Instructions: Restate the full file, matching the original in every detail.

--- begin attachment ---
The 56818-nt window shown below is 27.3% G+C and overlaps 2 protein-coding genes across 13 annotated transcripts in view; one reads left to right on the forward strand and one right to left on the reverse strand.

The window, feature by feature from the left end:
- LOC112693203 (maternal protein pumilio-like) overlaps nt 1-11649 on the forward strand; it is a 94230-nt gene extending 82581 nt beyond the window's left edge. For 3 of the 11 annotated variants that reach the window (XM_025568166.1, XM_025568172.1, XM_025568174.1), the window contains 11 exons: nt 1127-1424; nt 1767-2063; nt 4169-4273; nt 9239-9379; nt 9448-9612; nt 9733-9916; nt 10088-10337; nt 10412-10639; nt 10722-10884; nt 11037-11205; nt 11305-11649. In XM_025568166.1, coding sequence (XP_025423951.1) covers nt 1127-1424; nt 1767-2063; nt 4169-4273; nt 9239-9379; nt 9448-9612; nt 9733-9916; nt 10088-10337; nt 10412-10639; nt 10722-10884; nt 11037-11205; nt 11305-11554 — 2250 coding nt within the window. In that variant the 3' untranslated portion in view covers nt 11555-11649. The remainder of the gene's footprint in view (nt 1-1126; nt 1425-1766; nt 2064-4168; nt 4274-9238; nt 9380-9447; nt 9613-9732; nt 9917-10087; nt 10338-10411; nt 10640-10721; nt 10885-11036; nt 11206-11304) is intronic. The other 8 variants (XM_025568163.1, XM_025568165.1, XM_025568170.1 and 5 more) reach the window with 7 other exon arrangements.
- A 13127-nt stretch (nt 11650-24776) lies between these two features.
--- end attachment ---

The 56818-nt window shown below is 27.3% G+C and overlaps 2 protein-coding genes across 13 annotated transcripts in view; one reads left to right on the forward strand and one right to left on the reverse strand.

The window, feature by feature from the left end:
- LOC112693203 (maternal protein pumilio-like) overlaps nt 1-11649 on the forward strand; it is a 94230-nt gene extending 82581 nt beyond the window's left edge. For 3 of the 11 annotated variants that reach the window (XM_025568166.1, XM_025568172.1, XM_025568174.1), the window contains 11 exons: nt 1127-1424; nt 1767-2063; nt 4169-4273; nt 9239-9379; nt 9448-9612; nt 9733-9916; nt 10088-10337; nt 10412-10639; nt 10722-10884; nt 11037-11205; nt 11305-11649. In XM_025568166.1, coding sequence (XP_025423951.1) covers nt 1127-1424; nt 1767-2063; nt 4169-4273; nt 9239-9379; nt 9448-9612; nt 9733-9916; nt 10088-10337; nt 10412-10639; nt 10722-10884; nt 11037-11205; nt 11305-11554 — 2250 coding nt within the window. In that variant the 3' untranslated portion in view covers nt 11555-11649. The remainder of the gene's footprint in view (nt 1-1126; nt 1425-1766; nt 2064-4168; nt 4274-9238; nt 9380-9447; nt 9613-9732; nt 9917-10087; nt 10338-10411; nt 10640-10721; nt 10885-11036; nt 11206-11304) is intronic. The other 8 variants (XM_025568163.1, XM_025568165.1, XM_025568170.1 and 5 more) reach the window with 7 other exon arrangements.
- A 13127-nt stretch (nt 11650-24776) lies between these two features.